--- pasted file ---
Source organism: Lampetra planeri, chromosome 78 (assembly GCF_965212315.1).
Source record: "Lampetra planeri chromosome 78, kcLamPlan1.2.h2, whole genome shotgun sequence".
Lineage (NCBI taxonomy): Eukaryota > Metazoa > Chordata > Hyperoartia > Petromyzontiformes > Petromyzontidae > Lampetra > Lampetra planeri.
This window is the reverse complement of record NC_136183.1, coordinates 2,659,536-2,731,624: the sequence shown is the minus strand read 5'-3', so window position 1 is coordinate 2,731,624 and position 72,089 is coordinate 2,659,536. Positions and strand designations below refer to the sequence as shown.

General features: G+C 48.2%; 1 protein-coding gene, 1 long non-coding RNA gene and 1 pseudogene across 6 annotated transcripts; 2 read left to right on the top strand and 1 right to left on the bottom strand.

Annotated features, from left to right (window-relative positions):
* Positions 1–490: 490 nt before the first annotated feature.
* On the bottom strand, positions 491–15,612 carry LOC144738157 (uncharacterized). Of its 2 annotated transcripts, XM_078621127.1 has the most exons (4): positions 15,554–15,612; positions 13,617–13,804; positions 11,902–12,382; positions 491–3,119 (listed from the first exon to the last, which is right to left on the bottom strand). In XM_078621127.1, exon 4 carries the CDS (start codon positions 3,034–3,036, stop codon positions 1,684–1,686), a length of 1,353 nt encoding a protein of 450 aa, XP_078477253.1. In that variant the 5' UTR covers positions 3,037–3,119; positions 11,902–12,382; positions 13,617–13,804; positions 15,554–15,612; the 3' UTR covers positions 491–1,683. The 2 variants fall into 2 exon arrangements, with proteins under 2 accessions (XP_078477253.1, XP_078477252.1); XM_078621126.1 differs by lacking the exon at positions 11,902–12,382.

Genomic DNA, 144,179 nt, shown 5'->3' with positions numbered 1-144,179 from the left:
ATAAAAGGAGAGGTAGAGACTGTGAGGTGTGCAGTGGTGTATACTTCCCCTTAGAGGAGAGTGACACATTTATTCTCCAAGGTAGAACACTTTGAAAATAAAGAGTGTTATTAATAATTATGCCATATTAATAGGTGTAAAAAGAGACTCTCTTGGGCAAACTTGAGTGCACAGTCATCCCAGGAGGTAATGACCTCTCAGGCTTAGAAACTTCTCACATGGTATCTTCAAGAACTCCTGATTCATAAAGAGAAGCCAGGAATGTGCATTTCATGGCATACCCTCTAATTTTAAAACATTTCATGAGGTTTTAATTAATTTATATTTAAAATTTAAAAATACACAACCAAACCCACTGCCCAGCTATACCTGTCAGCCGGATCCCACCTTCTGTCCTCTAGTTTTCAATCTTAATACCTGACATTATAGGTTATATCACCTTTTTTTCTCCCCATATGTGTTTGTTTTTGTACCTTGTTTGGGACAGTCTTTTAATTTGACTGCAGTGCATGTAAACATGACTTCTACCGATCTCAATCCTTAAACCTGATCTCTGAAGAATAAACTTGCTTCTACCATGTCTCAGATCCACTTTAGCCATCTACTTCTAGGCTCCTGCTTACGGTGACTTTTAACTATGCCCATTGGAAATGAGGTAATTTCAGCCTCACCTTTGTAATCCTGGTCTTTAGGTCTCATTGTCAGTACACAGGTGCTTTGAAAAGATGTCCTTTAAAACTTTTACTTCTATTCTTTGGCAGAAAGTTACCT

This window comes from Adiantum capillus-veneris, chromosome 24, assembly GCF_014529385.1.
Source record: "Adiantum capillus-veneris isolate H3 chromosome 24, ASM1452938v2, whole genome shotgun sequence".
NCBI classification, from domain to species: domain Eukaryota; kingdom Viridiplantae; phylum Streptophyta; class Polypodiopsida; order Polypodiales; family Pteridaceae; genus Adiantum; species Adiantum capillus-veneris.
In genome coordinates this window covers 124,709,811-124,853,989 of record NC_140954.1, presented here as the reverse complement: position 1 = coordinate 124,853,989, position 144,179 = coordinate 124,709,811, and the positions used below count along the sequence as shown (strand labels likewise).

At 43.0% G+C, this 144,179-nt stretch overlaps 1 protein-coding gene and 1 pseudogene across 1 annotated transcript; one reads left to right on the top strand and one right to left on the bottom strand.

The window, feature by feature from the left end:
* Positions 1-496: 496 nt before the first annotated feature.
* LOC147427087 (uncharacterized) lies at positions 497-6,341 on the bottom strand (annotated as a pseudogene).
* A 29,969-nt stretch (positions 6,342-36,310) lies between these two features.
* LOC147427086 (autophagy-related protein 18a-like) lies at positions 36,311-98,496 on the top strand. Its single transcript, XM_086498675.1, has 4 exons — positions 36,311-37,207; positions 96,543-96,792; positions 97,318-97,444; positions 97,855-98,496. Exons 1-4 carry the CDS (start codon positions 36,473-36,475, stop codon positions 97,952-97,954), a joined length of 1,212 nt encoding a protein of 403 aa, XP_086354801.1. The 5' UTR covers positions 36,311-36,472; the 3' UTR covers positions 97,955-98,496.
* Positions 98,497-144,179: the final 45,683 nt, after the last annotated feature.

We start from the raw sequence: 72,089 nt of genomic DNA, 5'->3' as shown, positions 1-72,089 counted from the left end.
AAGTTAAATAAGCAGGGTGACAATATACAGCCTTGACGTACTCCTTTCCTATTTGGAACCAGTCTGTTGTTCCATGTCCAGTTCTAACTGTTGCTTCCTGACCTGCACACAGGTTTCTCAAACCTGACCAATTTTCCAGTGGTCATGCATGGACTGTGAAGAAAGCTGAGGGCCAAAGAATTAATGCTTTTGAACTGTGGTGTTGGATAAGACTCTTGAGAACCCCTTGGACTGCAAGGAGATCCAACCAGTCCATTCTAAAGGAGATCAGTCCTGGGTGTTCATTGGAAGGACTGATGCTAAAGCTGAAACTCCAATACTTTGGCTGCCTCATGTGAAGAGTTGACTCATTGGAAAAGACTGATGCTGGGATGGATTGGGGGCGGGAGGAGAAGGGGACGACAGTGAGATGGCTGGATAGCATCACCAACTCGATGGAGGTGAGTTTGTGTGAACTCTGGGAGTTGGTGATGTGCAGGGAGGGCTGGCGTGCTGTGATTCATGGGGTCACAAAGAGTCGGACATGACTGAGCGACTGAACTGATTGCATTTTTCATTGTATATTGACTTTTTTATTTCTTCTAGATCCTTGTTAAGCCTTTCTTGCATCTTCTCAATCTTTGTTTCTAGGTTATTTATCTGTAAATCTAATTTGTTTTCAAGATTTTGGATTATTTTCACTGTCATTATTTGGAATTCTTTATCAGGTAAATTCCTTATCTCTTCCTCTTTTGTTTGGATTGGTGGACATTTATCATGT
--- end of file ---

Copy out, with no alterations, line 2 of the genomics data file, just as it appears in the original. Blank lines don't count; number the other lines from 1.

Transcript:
Source record: "Lampetra planeri chromosome 78, kcLamPlan1.2.h2, whole genome shotgun sequence".